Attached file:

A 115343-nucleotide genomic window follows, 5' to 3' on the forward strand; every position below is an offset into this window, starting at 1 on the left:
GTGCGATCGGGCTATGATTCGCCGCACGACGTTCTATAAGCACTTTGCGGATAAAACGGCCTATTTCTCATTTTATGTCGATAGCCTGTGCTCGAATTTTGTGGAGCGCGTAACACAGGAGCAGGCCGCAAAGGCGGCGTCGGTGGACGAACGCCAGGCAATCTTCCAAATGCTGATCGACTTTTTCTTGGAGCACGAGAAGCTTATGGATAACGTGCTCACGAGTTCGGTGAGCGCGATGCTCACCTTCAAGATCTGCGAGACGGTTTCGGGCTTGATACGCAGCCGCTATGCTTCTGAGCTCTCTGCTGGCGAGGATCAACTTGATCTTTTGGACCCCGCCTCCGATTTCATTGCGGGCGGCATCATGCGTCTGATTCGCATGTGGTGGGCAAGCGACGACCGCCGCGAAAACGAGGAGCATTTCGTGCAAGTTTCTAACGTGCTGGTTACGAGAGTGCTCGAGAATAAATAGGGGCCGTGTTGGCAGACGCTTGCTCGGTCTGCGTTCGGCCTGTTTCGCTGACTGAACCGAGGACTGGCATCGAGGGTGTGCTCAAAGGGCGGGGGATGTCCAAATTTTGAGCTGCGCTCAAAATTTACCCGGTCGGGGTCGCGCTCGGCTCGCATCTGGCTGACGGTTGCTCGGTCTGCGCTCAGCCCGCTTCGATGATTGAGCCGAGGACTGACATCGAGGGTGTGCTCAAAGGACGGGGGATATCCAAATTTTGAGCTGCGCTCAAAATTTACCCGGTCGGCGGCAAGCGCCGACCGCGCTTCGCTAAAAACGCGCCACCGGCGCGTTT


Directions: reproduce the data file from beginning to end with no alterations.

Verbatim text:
A 115343-nucleotide genomic window follows, 5' to 3' on the forward strand; every position below is an offset into this window, starting at 1 on the left:
GTGCGATCGGGCTATGATTCGCCGCACGACGTTCTATAAGCACTTTGCGGATAAAACGGCCTATTTCTCATTTTATGTCGATAGCCTGTGCTCGAATTTTGTGGAGCGCGTAACACAGGAGCAGGCCGCAAAGGCGGCGTCGGTGGACGAACGCCAGGCAATCTTCCAAATGCTGATCGACTTTTTCTTGGAGCACGAGAAGCTTATGGATAACGTGCTCACGAGTTCGGTGAGCGCGATGCTCACCTTCAAGATCTGCGAGACGGTTTCGGGCTTGATACGCAGCCGCTATGCTTCTGAGCTCTCTGCTGGCGAGGATCAACTTGATCTTTTGGACCCCGCCTCCGATTTCATTGCGGGCGGCATCATGCGTCTGATTCGCATGTGGTGGGCAAGCGACGACCGCCGCGAAAACGAGGAGCATTTCGTGCAAGTTTCTAACGTGCTGGTTACGAGAGTGCTCGAGAATAAATAGGGGCCGTGTTGGCAGACGCTTGCTCGGTCTGCGTTCGGCCTGTTTCGCTGACTGAACCGAGGACTGGCATCGAGGGTGTGCTCAAAGGGCGGGGGATGTCCAAATTTTGAGCTGCGCTCAAAATTTACCCGGTCGGGGTCGCGCTCGGCTCGCATCTGGCTGACGGTTGCTCGGTCTGCGCTCAGCCCGCTTCGATGATTGAGCCGAGGACTGACATCGAGGGTGTGCTCAAAGGACGGGGGATATCCAAATTTTGAGCTGCGCTCAAAATTTACCCGGTCGGCGGCAAGCGCCGACCGCGCTTCGCTAAAAACGCGCCACCGGCGCGTTT